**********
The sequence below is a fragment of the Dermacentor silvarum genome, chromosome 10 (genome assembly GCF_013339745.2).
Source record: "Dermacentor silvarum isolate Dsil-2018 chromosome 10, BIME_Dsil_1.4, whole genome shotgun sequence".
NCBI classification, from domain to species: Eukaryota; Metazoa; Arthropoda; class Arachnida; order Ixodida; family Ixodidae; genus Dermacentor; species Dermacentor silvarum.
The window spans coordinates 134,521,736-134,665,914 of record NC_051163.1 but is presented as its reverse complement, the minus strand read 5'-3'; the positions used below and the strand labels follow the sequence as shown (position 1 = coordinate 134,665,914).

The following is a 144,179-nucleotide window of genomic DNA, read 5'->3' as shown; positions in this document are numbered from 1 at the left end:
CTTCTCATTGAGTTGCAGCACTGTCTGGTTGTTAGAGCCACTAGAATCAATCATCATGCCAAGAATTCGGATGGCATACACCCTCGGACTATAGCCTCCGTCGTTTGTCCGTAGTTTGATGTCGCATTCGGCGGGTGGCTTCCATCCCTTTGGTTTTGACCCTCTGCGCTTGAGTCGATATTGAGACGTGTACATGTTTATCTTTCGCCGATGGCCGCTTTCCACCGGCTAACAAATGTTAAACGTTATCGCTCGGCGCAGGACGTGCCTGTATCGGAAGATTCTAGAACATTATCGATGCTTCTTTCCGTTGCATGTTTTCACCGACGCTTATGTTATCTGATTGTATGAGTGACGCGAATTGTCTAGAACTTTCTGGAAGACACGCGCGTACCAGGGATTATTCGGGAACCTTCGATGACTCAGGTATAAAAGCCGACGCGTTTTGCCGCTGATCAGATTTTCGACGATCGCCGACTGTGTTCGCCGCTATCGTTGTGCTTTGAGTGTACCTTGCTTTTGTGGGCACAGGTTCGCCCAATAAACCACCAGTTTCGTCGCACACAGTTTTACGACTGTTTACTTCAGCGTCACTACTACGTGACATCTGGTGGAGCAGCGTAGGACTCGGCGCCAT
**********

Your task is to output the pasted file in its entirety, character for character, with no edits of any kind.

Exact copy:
The sequence below is a fragment of the Dermacentor silvarum genome, chromosome 10 (genome assembly GCF_013339745.2).
Source record: "Dermacentor silvarum isolate Dsil-2018 chromosome 10, BIME_Dsil_1.4, whole genome shotgun sequence".
NCBI classification, from domain to species: Eukaryota; Metazoa; Arthropoda; class Arachnida; order Ixodida; family Ixodidae; genus Dermacentor; species Dermacentor silvarum.
The window spans coordinates 134,521,736-134,665,914 of record NC_051163.1 but is presented as its reverse complement, the minus strand read 5'-3'; the positions used below and the strand labels follow the sequence as shown (position 1 = coordinate 134,665,914).

The following is a 144,179-nucleotide window of genomic DNA, read 5'->3' as shown; positions in this document are numbered from 1 at the left end:
CTTCTCATTGAGTTGCAGCACTGTCTGGTTGTTAGAGCCACTAGAATCAATCATCATGCCAAGAATTCGGATGGCATACACCCTCGGACTATAGCCTCCGTCGTTTGTCCGTAGTTTGATGTCGCATTCGGCGGGTGGCTTCCATCCCTTTGGTTTTGACCCTCTGCGCTTGAGTCGATATTGAGACGTGTACATGTTTATCTTTCGCCGATGGCCGCTTTCCACCGGCTAACAAATGTTAAACGTTATCGCTCGGCGCAGGACGTGCCTGTATCGGAAGATTCTAGAACATTATCGATGCTTCTTTCCGTTGCATGTTTTCACCGACGCTTATGTTATCTGATTGTATGAGTGACGCGAATTGTCTAGAACTTTCTGGAAGACACGCGCGTACCAGGGATTATTCGGGAACCTTCGATGACTCAGGTATAAAAGCCGACGCGTTTTGCCGCTGATCAGATTTTCGACGATCGCCGACTGTGTTCGCCGCTATCGTTGTGCTTTGAGTGTACCTTGCTTTTGTGGGCACAGGTTCGCCCAATAAACCACCAGTTTCGTCGCACACAGTTTTACGACTGTTTACTTCAGCGTCACTACTACGTGACATCTGGTGGAGCAGCGTAGGACTCGGCGCCAT